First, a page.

steve+comp.lang.python at pearwood.info
Mon Mar 10 09:53:07 CET 2014
On Mon, 10 Mar 2014 08:16:43 +0200, Marko Rauhamaa wrote:
> Steven D'Aprano <steve+comp.lang.python at pearwood.info>:
>> Proof: I create a hash table that accepts unsigned bytes as keys, where
> The O(f(n)) notation has no meaning when n is limited.
It has obvious meaning: O(1) means that look-ups take constant time, not
(for example) proportional to the number of keys in the table.
> This thing is not just pedantry.
Yes it is. You're not even being pedantic for the sake of educating
people and helping them learn. If that were the case, I would completely
understand. Rather, it looks to me that you're being obnoxiously pedantic
for the sake of trying to get attention. I think you are trolling. Take
your comment that started this dispute:
[responding to Dan Stromberg]
> This is not just a detail: O(1) tends to be beat O(logn)
> pretty easily for large n.
[to which your entire response was]
There is no O(1) hash table.
As pedantry, it is an utter failure: it's *wrong*, for starters, but you
didn't even make a pretence of trying to justify it. It's not
educational, and it doesn't advance your argument in any way. And just
*two posts later*, you acknowledged without apology or embarrassment that
hash tables actually are O(1). So it seems that you didn't even believe
your claim when you made it. This is why I think you are trolling.
All your comment accomplished was to wrongly contradict a well-
established and often-repeated fact that hash tables are usually O(1):
which is great if your aim is to trick people into giving you attention
(as I suppose I am giving you attention now) but useless for advancing
the debate or educating people.
It is as if you had declared "Actually the Allies had lost World War
Two", and then tried to justify such a ridiculously false statement on
the basis that while they didn't actually *lose* according to the
normally accepted meaning of the word, some of the Allies may have failed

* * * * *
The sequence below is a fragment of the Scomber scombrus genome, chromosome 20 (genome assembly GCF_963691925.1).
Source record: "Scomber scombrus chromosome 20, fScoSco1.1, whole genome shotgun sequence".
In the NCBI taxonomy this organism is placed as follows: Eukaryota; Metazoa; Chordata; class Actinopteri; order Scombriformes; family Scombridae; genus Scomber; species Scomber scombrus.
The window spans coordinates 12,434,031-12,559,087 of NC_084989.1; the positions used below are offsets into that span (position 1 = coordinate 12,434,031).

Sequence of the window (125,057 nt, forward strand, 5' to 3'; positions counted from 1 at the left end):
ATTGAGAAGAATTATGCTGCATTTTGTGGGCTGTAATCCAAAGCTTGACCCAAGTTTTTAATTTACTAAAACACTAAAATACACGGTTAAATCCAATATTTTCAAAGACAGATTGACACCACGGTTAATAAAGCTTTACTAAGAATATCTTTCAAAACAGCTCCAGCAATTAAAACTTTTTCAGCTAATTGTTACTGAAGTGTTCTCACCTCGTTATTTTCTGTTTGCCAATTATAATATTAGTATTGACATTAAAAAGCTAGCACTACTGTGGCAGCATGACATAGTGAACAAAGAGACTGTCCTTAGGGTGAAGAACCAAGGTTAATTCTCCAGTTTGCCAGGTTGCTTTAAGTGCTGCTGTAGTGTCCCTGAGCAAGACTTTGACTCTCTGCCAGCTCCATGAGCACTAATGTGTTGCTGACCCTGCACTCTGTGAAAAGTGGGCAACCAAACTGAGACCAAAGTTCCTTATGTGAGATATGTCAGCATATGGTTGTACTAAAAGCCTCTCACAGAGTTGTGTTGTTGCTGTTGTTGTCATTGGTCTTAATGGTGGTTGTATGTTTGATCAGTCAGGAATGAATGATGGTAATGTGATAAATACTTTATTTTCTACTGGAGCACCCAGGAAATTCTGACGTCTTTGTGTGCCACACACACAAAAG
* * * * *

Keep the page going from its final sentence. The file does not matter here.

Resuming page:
to accomplish every single one of their objectives in the war.
> The discussion was how a balanced tree
> fares in comparison with hash tables. A simplistic O(1) vs O(log n) was
> presented as a proof that balanced trees don't have a chance in practice
> or theory. I wasn't so easily convinced.
If you had wanted to put the case for balanced trees, you could mention
that in practice they perform comparably to hash tables for reasonable
sizes of data, and may require less memory. You could have made an
attempt to teach people about the difference between O and Ω complexity,
the difference between best case, worst case, average case, and typical
behaviour. You could have mentioned the difference between amortized and
non-amortized behaviour, or go into detail about the various assumptions
made when doing Big Oh analysis (e.g. that all "simple" operations take
constant time, which is not strictly speaking true).
Any of these things would have helped people understand your position
better. But you did *none* of these things. It seems to me that your
stated position is actually irrelevant to you, what you want is not
better data structures in Python, but for people to respond to your posts.
In other words, I suspect you are trolling.
If I am right, that certainly would explain your apparent inability to
understand the difference between "is" and == operators, your insistence
that object IDs are addresses, and your declaration that object identity
is philosophically untenable.
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